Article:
Under current Bolivian legislation, abortion is only legal in the following cases, and requires a judges’ consent:

  • If the pregnancy was the result of rape, kidnapping (without subsequent marriage), or incest or sexual molestation (but only if legal charges have been pressed).
  • If the abortion is indispensable to protect the mother’s life or health[i]

In all other cases, a woman who obtains an abortion can be sentenced to one to three years in prison.  The person who causes the death of a fetus can be sentenced to three months to nine years, depending on the circumstances.[ii] The legislation includes disturbing and vague language; for example, if the abortion was committed to “save the honor of the woman,” the person who performed the abortion receives six months to two years, rather than one to three years.

In May 2013, the UN Committee Against Torture stated that the requirement for a court order in these cases “creates an insurmountable impediment for women in this situation, who are forced to resort to illegal abortions, with the accompanying health risk.“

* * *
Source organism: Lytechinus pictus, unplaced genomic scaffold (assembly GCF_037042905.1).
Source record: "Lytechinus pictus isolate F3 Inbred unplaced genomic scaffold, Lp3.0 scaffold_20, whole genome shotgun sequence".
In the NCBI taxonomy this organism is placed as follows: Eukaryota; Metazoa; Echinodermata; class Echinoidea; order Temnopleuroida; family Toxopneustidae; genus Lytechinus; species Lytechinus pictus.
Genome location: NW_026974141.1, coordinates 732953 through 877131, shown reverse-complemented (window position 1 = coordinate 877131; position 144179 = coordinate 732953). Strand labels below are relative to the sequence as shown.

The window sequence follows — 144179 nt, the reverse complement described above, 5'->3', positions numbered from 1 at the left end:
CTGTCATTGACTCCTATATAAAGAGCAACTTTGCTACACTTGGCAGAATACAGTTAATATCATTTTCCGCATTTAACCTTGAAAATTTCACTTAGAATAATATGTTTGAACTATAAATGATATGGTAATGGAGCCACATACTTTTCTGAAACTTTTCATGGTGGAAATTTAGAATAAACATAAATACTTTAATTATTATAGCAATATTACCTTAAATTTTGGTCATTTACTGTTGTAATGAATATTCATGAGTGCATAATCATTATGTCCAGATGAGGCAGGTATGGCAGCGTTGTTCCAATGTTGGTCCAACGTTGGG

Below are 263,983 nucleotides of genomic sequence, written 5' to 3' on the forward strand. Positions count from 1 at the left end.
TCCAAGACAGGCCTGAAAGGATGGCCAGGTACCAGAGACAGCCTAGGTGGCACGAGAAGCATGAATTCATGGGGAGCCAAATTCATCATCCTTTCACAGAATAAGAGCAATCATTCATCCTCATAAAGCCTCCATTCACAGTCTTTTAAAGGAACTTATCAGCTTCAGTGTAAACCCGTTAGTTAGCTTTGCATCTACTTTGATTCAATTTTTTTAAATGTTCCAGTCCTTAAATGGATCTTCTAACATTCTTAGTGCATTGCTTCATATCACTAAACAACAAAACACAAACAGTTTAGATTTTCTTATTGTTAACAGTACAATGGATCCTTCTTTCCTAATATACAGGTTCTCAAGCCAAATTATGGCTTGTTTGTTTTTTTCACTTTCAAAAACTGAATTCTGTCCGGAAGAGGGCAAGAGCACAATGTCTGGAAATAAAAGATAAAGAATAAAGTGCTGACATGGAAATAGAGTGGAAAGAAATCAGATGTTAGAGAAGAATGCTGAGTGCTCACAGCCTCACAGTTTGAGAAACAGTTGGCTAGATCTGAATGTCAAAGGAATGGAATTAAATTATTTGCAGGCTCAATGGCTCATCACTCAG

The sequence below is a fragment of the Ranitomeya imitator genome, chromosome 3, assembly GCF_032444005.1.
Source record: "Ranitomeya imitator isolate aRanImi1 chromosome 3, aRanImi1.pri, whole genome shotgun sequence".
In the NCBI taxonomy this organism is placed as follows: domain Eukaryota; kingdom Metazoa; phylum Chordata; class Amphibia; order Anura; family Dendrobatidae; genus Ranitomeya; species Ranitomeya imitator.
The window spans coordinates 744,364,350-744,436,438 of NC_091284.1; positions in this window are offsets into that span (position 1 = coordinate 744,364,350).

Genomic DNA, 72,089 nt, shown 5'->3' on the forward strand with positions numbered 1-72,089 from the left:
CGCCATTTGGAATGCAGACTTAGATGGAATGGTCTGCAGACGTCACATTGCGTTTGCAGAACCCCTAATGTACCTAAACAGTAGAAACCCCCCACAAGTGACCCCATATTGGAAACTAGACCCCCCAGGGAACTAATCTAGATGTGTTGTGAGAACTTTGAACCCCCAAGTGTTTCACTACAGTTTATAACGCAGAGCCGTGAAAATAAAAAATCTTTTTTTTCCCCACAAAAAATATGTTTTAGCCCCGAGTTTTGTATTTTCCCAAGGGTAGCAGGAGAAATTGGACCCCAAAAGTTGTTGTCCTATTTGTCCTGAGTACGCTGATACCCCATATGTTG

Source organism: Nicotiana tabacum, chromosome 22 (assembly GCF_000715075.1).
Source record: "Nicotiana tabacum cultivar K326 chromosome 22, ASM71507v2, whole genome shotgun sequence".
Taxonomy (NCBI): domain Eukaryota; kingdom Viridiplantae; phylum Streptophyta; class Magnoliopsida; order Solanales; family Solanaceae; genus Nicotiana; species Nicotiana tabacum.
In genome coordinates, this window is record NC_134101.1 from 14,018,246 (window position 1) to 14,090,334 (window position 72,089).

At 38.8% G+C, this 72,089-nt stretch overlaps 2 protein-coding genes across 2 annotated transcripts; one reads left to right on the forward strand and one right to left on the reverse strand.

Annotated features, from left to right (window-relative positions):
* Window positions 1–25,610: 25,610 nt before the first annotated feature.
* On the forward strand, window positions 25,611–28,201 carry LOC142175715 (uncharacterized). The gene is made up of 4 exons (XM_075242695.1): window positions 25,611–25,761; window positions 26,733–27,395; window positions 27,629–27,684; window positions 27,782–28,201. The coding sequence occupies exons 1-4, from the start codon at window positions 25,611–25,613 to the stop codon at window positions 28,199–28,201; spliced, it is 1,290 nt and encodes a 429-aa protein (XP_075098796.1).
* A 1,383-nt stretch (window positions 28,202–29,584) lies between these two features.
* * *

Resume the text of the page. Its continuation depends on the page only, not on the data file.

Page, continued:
The member State must guarantee that women rape victims who decide to voluntarily end their pregnancies have access to safe abortion attention and must eliminate any unnecessary impediments to this….The Committee urges the member State to evaluate the impact on women’ health of the existing legislation, which is very restrictive on the abortion issue. (p. 10-11)
















Source: La Razón

Abortion “Debate” Within MAS and Overall Society